squarify

by laserson

laserson /squarify

Pure Python implementation of the squarify treemap layout algorithm

151 Stars 26 Forks Last release: Not found Other 47 Commits 6 Releases

Available items

No Items, yet!

The developer of this repository has not created any items for sale yet. Need a bug fixed? Help with integration? A different license? Create a request here:

squarify

Build Status

Pure Python implementation of the squarify treemap layout algorithm.

Based on algorithm from Bruls, Huizing, van Wijk, "Squarified Treemaps", but implements it differently.

Installation

Compatible with Python 2 and Python 3.

pip install squarify

Usage

The main function is

squarify
and it requires two things:
  • A coordinate system comprising values for the origin (
    x
    and
    y
    ) and the width/height (
    dx
    and
    dy
    ).
  • A list of positive values sorted from largest to smallest and normalized to the total area, i.e.,
    dx * dy
    ).

The function returns a list of

dict
s (i.e., JSON objects), each one a rectangle with coordinates corresponding to the given coordinate system and area proportional to the corresponding value. Here's an example rectangle:
{
    "x": 0.0,
    "y": 0.0,
    "dx": 327.7,
    "dy": 433.0
}

The rectangles can be easily plotted using, for example, d3.js.

There is also a version of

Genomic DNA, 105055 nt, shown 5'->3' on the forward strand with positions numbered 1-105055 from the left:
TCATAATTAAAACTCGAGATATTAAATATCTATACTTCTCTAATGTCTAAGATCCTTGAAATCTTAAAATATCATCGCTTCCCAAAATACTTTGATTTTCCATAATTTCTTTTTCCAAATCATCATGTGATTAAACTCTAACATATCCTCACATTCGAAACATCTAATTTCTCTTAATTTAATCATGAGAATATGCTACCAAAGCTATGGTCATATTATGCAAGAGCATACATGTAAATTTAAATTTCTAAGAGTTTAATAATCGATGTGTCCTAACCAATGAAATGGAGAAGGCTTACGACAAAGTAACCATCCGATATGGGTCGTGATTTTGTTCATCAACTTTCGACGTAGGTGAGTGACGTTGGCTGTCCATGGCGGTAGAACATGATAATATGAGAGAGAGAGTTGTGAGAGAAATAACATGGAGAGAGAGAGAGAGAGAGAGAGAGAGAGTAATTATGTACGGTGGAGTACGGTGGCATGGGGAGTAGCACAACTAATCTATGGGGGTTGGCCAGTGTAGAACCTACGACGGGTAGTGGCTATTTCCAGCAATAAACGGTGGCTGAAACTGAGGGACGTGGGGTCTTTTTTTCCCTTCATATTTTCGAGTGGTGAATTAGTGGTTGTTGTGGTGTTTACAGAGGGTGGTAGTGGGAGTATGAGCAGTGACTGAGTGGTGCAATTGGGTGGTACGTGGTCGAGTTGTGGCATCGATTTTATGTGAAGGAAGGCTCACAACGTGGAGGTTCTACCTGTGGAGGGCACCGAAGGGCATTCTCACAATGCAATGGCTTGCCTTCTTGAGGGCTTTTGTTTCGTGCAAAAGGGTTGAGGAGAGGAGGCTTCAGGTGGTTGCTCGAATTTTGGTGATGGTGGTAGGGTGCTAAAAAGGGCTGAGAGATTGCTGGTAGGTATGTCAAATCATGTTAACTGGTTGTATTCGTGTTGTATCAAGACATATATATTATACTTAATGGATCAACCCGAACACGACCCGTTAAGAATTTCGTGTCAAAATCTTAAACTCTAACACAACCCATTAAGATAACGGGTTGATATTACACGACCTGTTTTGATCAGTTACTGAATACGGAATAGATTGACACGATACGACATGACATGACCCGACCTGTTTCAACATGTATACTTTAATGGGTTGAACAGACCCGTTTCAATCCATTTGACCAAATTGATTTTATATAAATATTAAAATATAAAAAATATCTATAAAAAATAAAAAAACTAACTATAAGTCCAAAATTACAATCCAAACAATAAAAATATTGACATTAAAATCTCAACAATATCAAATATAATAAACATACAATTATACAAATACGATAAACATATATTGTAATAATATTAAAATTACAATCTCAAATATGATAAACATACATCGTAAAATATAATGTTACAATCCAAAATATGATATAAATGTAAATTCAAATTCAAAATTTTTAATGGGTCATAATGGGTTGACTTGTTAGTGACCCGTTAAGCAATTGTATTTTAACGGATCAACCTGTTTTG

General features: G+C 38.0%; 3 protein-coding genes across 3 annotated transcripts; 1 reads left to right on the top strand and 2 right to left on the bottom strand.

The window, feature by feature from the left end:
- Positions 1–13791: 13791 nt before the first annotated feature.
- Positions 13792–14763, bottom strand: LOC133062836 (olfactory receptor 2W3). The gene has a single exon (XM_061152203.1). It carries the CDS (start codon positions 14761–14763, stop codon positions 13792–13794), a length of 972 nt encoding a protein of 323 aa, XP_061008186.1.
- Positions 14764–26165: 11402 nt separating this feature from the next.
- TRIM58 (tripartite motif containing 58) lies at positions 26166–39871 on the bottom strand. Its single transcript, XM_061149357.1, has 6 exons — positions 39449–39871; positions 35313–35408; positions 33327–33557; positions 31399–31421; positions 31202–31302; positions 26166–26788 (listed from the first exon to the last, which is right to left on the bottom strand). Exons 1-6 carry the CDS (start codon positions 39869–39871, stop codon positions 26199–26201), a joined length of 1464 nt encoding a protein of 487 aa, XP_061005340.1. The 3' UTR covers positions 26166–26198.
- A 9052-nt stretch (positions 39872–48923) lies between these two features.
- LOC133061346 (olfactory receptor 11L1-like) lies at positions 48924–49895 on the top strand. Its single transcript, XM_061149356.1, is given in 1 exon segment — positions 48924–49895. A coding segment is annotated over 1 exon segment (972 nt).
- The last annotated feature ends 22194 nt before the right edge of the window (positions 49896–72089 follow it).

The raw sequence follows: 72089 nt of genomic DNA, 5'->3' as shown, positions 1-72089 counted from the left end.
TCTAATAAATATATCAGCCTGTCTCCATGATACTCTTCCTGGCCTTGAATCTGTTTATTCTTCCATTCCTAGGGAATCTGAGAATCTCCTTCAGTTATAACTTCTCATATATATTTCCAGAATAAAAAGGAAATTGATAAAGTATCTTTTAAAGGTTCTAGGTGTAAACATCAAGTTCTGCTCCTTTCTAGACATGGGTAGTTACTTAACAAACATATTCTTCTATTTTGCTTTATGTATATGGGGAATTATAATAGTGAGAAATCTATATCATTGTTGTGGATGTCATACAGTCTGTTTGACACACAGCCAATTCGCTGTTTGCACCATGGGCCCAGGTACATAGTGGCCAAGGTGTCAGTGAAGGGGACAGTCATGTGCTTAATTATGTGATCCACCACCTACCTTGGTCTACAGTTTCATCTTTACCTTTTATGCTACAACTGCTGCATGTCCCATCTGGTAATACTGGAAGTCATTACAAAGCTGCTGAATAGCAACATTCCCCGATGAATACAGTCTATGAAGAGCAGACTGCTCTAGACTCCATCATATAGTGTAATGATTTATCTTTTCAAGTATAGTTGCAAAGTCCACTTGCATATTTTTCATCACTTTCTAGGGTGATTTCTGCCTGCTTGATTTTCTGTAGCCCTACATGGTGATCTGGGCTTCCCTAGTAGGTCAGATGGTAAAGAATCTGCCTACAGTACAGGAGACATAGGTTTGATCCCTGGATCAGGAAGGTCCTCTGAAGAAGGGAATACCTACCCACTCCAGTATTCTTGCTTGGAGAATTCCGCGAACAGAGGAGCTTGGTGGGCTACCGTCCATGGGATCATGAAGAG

squarify
called
padded_squarify
that returns rectangles that, when laid out, have a bit of padding to show their borders.

The helper function

normalize_sizes
will compute the normalized values, and the helper function
plot
will generate a Matplotlib-based treemap visualization of your data (see docstring).

Example

import squarify

these values define the coordinate system for the returned rectangles

the values will range from x to x + width and y to y + height

x = 0. y = 0. width = 700. height = 433.

values = [500, 433, 78, 25, 25, 7]

values must be sorted descending (and positive, obviously)

values.sort(reverse=True)

the sum of the values must equal the total area to be laid out

i.e., sum(values) == width * height

values = squarify.normalize_sizes(values, width, height)

returns a list of rectangles

rects = squarify.squarify(values, x, y, width, height)

padded rectangles will probably visualize better for certain cases

padded_rects = squarify.padded_squarify(values, x, y, width, height)

The variable

rects
contains
[
  {
    "dy": 433,
    "dx": 327.7153558052434,
    "x": 0,
    "y": 0
  },
  {
    "dy": 330.0862676056338,
    "dx": 372.2846441947566,
    "x": 327.7153558052434,
    "y": 0
  },
  {
    "dy": 102.9137323943662,
    "dx": 215.0977944236371,
    "x": 327.7153558052434,
    "y": 330.0862676056338
  },
  {
    "dy": 102.9137323943662,
    "dx": 68.94160077680677,
    "x": 542.8131502288805,
    "y": 330.0862676056338
  },
  {
    "dy": 80.40135343309854,
    "dx": 88.24524899431273,
    "x": 611.7547510056874,
    "y": 330.0862676056338
  },
  {
    "dy": 22.51237896126767,
    "dx": 88.2452489943124,
    "x": 611.7547510056874,
    "y": 410.4876210387323
  }
]

We use cookies. If you continue to browse the site, you agree to the use of cookies. For more information on our use of cookies please see our Privacy Policy.